Bulimia and anorexia nervosa are both serious eating disorders that drastically affect the daily lives of individuals suffering from the disorders. Despite many similarities in cause and effect, these disorders are quite different in practice.

The Differences

Though some patients with bulimia develop anorexia or a combination eating disorder, anorexia and bulimia have some very basic differences.

Bulimia is the diagnosis given to patients who run through cycles of binging and purging, either in the form of self-induced vomiting, laxative abuse, excessive exercise or fasting. Anorexia, on the other hand, is characterized by intense calorie restriction for extended periods of time, often with individuals eating less than 1000 calories a day.

Individuals with bulimia tend to be average or slightly higher than average weight, but the diagnosis doesn’t rely on weight standards. An anorexia diagnosis is given when the individual weights 15 percent less than is healthy for her body. This means that patients with bulimia may appear healthy, while anorexic patients are visibly unhealthy.

Patients with bulimia feel as though they’ve lost control of their body and appetite and as though they must consume large quantities of food. To assuage the guilt and shame, they then purge. Anorexic patients find comfort in the control they can exercise in restricting their eating habits and live with perpetual fear of gaining weight.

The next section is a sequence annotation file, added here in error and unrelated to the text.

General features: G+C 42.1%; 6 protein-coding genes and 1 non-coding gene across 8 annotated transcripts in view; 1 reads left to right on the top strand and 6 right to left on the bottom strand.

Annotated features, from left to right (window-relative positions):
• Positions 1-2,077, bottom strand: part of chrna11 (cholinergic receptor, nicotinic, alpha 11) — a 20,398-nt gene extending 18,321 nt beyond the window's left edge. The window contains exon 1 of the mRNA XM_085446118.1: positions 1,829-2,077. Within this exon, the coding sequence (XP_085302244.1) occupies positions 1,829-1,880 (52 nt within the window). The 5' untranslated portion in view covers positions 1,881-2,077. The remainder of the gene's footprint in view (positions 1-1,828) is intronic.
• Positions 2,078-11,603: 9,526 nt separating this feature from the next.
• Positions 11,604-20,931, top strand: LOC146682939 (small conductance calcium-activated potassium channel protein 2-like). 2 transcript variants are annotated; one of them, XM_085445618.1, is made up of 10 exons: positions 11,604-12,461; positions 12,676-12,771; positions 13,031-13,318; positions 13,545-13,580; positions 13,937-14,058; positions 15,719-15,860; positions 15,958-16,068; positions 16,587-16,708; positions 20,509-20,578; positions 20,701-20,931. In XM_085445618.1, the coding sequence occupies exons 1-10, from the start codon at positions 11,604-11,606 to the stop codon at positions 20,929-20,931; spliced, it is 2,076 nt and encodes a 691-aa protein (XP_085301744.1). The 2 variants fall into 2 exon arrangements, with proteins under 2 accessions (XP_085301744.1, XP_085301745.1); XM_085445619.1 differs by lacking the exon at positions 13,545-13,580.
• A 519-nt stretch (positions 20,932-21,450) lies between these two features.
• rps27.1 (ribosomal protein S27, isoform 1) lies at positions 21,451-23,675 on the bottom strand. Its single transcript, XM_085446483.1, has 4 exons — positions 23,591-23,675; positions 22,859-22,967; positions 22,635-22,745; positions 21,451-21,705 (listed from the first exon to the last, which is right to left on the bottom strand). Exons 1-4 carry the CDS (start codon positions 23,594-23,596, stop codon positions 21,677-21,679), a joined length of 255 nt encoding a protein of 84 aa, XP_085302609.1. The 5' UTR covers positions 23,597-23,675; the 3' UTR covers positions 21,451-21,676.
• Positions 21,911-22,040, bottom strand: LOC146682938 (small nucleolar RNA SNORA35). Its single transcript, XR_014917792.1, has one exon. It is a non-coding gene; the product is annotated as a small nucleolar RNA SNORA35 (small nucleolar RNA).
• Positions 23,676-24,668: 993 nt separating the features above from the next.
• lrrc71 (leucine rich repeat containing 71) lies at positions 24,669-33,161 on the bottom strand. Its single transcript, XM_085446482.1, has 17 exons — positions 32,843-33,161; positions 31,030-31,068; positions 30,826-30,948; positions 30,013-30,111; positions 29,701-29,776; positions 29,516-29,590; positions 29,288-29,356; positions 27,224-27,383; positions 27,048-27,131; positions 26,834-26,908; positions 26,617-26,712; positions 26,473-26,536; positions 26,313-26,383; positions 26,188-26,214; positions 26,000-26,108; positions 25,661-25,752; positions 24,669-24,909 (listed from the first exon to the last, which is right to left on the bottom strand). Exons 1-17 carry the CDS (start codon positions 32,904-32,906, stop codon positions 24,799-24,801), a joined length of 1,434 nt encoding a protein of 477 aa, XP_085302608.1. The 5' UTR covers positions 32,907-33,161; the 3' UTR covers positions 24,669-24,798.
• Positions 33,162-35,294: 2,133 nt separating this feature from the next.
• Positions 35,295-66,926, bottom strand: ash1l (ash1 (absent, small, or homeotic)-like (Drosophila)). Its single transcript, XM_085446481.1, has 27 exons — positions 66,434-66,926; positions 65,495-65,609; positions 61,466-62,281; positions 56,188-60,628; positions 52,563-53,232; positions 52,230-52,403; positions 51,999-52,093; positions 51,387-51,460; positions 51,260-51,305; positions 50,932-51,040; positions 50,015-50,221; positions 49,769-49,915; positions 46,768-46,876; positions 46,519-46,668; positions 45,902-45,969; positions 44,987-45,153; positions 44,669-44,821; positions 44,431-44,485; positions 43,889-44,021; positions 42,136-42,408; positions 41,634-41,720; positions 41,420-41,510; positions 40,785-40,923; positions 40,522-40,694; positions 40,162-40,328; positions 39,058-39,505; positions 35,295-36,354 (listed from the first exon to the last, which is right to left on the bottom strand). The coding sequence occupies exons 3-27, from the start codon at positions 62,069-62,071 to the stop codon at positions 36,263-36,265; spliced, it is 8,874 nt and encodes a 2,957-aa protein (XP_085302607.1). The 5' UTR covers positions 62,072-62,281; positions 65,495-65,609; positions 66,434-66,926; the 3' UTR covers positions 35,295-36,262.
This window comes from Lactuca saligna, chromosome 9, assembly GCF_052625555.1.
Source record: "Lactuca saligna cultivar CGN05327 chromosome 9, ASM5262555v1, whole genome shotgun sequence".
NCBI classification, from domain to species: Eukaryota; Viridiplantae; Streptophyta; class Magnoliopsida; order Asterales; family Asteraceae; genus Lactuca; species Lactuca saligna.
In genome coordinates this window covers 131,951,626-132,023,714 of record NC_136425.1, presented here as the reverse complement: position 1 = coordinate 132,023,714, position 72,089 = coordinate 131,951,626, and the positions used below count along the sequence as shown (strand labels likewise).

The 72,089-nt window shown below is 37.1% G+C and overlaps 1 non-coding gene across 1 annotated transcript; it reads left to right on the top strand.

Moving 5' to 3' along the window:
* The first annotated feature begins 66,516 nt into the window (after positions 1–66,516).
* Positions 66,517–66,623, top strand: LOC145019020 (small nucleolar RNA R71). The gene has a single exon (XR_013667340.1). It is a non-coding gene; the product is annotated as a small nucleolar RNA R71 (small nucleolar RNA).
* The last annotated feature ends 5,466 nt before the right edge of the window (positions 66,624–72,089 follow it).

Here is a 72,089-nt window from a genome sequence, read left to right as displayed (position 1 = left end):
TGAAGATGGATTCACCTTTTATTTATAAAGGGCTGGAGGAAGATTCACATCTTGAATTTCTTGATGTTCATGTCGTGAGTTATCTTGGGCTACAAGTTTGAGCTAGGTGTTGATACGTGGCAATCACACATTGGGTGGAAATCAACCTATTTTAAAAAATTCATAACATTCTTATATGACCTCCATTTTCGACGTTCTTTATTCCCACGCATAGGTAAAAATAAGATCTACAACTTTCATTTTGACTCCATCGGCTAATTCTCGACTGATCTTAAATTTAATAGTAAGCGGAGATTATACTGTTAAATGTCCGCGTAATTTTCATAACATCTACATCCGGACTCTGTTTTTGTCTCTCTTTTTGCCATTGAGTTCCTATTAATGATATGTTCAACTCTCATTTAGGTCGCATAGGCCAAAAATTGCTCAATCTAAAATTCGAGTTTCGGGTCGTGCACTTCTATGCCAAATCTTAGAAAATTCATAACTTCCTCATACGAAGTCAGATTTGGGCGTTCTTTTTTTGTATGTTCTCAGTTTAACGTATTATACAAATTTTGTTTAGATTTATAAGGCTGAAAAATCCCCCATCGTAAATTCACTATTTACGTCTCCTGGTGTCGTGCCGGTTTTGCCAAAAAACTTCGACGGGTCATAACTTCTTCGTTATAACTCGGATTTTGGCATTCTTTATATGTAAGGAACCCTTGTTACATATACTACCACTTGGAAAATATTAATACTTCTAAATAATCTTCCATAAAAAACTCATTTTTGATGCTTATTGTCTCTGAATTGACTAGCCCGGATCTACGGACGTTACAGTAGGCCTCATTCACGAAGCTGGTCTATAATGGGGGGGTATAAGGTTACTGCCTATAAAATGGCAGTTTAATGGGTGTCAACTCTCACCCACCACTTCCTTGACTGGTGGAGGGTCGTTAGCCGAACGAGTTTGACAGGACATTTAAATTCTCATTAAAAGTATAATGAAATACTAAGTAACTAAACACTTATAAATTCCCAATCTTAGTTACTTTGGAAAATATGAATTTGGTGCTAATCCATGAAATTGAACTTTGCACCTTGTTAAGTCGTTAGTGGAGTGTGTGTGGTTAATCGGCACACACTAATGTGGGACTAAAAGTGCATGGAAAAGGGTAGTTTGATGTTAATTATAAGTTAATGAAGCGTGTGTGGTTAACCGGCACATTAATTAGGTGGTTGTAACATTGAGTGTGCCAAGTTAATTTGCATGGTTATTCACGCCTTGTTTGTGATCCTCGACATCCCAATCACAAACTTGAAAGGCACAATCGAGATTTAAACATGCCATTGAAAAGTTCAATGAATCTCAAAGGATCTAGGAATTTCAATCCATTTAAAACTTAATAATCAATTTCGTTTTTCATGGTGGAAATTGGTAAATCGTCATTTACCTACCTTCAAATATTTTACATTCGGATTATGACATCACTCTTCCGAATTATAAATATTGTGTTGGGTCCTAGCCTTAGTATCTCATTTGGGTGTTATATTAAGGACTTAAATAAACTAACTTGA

The Similarities

Individuals with bulimia and anorexia both often have low self-esteem and poor body image. Patients of both disorders demonstrate an unhealthy obsession with food and appearance, and may go to great lengths to avoid being in situations where they must eat in front of others.

Body dysmorphic disorder is more commonly discussed in conjunction with anorexia, but can also be an underlying cause of bulimia. Generally, anorexics demonstrate an excessive fear of becoming fat or gaining weight, even if they are underweight. Bulimics, on the other hand, often have a more emotional relationship with food, overeating in response to stress or anxiety and then purging out of shame or guilt.

Both patients with bulimia and anorexia may develop compulsive over-exercising disorders. Some bulimics will go through phases of extreme calorie deprivation, temporarily mirroring the behavior of anorexics.


Both disorders have similar treatment options, including:

  • Defining healthy weight and eating goals
  • Repairing physical damage done by the eating disorder
  • Treating psychological issues with therapy or medication once a healthy weight has been attained.

Recognizing the signs of bulimia in loved ones can be difficult, but may be necessary to get them the help they need.

 Posted on : June 13, 2014